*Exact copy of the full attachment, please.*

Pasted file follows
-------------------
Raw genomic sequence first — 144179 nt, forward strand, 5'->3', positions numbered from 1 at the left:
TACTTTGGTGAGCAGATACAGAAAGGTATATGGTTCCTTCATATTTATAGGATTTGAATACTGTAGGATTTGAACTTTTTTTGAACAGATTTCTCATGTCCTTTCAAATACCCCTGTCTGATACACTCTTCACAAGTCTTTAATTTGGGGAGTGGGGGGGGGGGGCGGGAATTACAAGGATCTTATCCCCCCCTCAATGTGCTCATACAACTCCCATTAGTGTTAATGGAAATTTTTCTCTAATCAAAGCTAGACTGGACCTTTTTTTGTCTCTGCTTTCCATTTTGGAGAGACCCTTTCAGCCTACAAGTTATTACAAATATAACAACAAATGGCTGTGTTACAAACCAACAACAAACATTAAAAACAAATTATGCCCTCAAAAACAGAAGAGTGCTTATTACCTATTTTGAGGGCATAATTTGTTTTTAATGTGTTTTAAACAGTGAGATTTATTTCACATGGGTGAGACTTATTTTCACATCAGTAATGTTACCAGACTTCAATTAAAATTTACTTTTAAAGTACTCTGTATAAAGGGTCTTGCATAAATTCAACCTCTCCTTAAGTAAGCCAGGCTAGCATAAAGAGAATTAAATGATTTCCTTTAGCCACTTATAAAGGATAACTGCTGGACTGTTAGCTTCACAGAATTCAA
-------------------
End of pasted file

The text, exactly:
Raw genomic sequence first — 144179 nt, forward strand, 5'->3', positions numbered from 1 at the left:
TACTTTGGTGAGCAGATACAGAAAGGTATATGGTTCCTTCATATTTATAGGATTTGAATACTGTAGGATTTGAACTTTTTTTGAACAGATTTCTCATGTCCTTTCAAATACCCCTGTCTGATACACTCTTCACAAGTCTTTAATTTGGGGAGTGGGGGGGGGGGGCGGGAATTACAAGGATCTTATCCCCCCCTCAATGTGCTCATACAACTCCCATTAGTGTTAATGGAAATTTTTCTCTAATCAAAGCTAGACTGGACCTTTTTTTGTCTCTGCTTTCCATTTTGGAGAGACCCTTTCAGCCTACAAGTTATTACAAATATAACAACAAATGGCTGTGTTACAAACCAACAACAAACATTAAAAACAAATTATGCCCTCAAAAACAGAAGAGTGCTTATTACCTATTTTGAGGGCATAATTTGTTTTTAATGTGTTTTAAACAGTGAGATTTATTTCACATGGGTGAGACTTATTTTCACATCAGTAATGTTACCAGACTTCAATTAAAATTTACTTTTAAAGTACTCTGTATAAAGGGTCTTGCATAAATTCAACCTCTCCTTAAGTAAGCCAGGCTAGCATAAAGAGAATTAAATGATTTCCTTTAGCCACTTATAAAGGATAACTGCTGGACTGTTAGCTTCACAGAATTCAA